How to Play -- or Not to Play -- from the Small Blind
Tell me if you've heard this before.
A friend has busted from a tournament or lost a big pot in a cash game, and catches you shortly afterwards with an urge to give you a blow-by-blow account of his misfortune. Since you're a good friend you listen, even willing to sit through a dreaded "bad beat" story if necessary.
The hand history begins with an opponent raising, and it folds to your friend. He continues: "I'm in the small blind and look down at..."
Many poker hand stories with unhappy endings begin with the tellers in the small blind, an especially tricky position from which to play, especially for newer players. Some get into trouble repeatedly calling raises from the small blind, dropping hand after hand as they struggle to negotiate playing from out of position postflop.
Online players in the habit of reviewing their stats in tracking programs are well familiar with how the later positions — the button, in particular — are often their most profitable, while the big blind is typically where they lose the most on average. But the small blind can be a huge loser, too, for those who don't appreciate the trouble it can cause, or who haven't found ways to overcome the position's inherent disadvantage.
First and foremost, you should tend toward conservative play when it comes to entering pots from the small blind. When someone raises and it folds to you, having already paid that SB may make calling seem more attractive, and less potentially harmful. It's a "discount," right? Think, though, about what it means to call a preflop raise from the small blind.
Say you're in a tournament, the blinds are 100/200, and someone raises to 500 from the cutoff. It folds to you in the small blind where you've been dealt . (Or, if you like, some other non-premium though above-average starting hand.)
You may well believe your opponent to be attempting to steal, which would suggest your hand is likely a better starter than a lot of the raiser's opening range. However, calling the raise sets you up to continue postflop from out of position, from where even a nice-seeming flop like becomes tricky to play.
It's the same issue you'd face when calling from the big blind with (or something similarly less-than-premium). However, you're not in the big blind — here, you're in the small blind, which means the big blind can get involved, too!
If you call that raise of 500, think about the decision faced by the big blind. Having already paid 200, the BB only owes 300 more to see the flop. Meanwhile, both you and the cutoff have contributed 500 apiece, which along with the big blind's 200 means the BB is getting 4-to-1 pot odds to continue, only needing to pay 300 to have a chance at the 1,200 in the middle.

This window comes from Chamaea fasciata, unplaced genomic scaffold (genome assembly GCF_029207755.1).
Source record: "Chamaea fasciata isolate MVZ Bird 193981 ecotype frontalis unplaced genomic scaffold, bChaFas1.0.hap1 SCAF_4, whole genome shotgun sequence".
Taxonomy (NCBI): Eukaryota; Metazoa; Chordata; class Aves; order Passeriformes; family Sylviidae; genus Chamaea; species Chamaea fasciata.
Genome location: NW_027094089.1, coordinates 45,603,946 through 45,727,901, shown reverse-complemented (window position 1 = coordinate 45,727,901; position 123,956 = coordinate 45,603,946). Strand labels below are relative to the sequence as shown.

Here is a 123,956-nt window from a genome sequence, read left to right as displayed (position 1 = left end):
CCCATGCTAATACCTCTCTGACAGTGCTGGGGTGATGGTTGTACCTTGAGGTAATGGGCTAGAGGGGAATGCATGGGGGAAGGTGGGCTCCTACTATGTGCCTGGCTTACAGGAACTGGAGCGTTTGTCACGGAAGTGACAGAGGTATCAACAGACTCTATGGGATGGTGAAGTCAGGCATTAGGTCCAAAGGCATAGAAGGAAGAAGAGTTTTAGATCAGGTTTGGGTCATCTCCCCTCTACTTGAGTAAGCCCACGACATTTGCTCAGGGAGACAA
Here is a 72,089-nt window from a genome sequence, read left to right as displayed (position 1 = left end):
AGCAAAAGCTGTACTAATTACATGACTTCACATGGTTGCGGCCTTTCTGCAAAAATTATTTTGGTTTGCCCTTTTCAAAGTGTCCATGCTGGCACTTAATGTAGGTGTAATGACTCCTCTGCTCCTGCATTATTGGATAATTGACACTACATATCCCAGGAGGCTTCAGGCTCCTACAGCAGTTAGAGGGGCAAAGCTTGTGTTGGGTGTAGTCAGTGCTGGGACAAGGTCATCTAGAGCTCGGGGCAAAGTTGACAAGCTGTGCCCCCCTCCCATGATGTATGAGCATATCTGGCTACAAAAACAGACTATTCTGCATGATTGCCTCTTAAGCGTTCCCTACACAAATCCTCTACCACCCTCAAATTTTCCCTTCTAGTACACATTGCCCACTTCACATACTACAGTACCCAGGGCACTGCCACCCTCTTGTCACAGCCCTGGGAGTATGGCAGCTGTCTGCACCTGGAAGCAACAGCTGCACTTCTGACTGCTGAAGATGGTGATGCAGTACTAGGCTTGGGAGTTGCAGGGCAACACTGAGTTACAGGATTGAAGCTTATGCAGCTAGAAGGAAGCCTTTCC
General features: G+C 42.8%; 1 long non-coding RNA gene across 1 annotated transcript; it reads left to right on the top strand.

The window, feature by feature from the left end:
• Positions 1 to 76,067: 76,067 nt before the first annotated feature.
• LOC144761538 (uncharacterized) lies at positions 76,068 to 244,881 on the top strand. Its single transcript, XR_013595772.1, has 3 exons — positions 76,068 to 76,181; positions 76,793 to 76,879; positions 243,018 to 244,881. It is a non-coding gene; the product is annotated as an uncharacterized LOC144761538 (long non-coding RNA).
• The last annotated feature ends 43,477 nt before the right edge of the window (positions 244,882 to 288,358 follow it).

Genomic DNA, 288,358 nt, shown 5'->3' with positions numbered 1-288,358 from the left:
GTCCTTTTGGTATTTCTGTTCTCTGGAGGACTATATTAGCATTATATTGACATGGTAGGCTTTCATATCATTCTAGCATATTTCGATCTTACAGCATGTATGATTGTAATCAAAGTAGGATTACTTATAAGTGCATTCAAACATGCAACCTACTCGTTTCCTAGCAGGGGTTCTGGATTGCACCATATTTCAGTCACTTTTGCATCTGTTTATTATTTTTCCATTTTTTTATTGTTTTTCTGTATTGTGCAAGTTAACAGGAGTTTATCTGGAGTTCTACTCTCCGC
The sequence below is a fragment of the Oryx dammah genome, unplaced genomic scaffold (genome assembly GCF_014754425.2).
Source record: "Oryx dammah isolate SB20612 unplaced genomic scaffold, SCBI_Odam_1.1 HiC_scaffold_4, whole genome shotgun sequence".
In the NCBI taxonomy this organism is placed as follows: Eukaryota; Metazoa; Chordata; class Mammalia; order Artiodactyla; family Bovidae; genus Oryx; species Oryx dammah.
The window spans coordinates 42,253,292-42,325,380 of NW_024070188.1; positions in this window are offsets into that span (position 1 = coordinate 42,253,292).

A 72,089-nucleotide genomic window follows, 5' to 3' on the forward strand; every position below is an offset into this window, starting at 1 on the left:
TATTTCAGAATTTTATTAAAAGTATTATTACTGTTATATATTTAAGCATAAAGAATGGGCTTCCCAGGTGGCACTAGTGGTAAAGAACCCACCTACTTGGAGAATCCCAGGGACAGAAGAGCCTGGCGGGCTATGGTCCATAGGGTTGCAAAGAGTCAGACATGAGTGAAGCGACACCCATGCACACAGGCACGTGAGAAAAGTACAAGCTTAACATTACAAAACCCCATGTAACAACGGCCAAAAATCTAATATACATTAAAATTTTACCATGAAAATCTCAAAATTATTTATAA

This is nearly always going to be the case when you call a raise from the SB — you necessarily give the BB especially inviting pot odds to stick around. That makes it all the more likely you aren't just going to be facing one opponent postflop, but two — and from out of position.
Generally speaking, if you're going to get involved from the small blind, even with a hand like , reraising is going to be much preferable to calling. Doing so likely knocks out the big blind, and may even win you the pot if you're suspicion was right about the cutoff going for a blind steal. That said, still be conservative from the SB, only three-betting when your player reads and the situation recommend it as a likely winning option.
An exception to this advice arises during those instances when the table folds around to you in the small blind, setting up a blind-vs.-blind encounter with your neighbor to the left. While raising with medium-to-strong hands can still be fine, some players prefer calling to raising from the SB with playable-but-not-premium starting hands.
The justification for calling is related to a desire to control the size of the pot when entering into a postflop heads-up situation where you'll be out of position.
The fact is, many players will still be encouraged to call your raise, some with a pretty wide range of hands, which makes it harder to narrow down what they might have as the hand proceeds. Think about it — for players in the big blind, this represents the only scenario in which they can call a preflop raise and enjoy having position thereafter for the remainder of the hand.
All of which is to say, it's worthwhile to continue adopting a conservative approach from the small blind even in these blind-versus-blind situations. Again, hopefully you've been paying attention to how the players sitting next to you play, and so if you've seen the big blind repeatedly shying away from aggression, you can be more encouraged to raise from the SB.
But generally speaking, use caution and be selective about getting involved from the small blind. Better opportunities are out there — in fact, the button is just a fold away!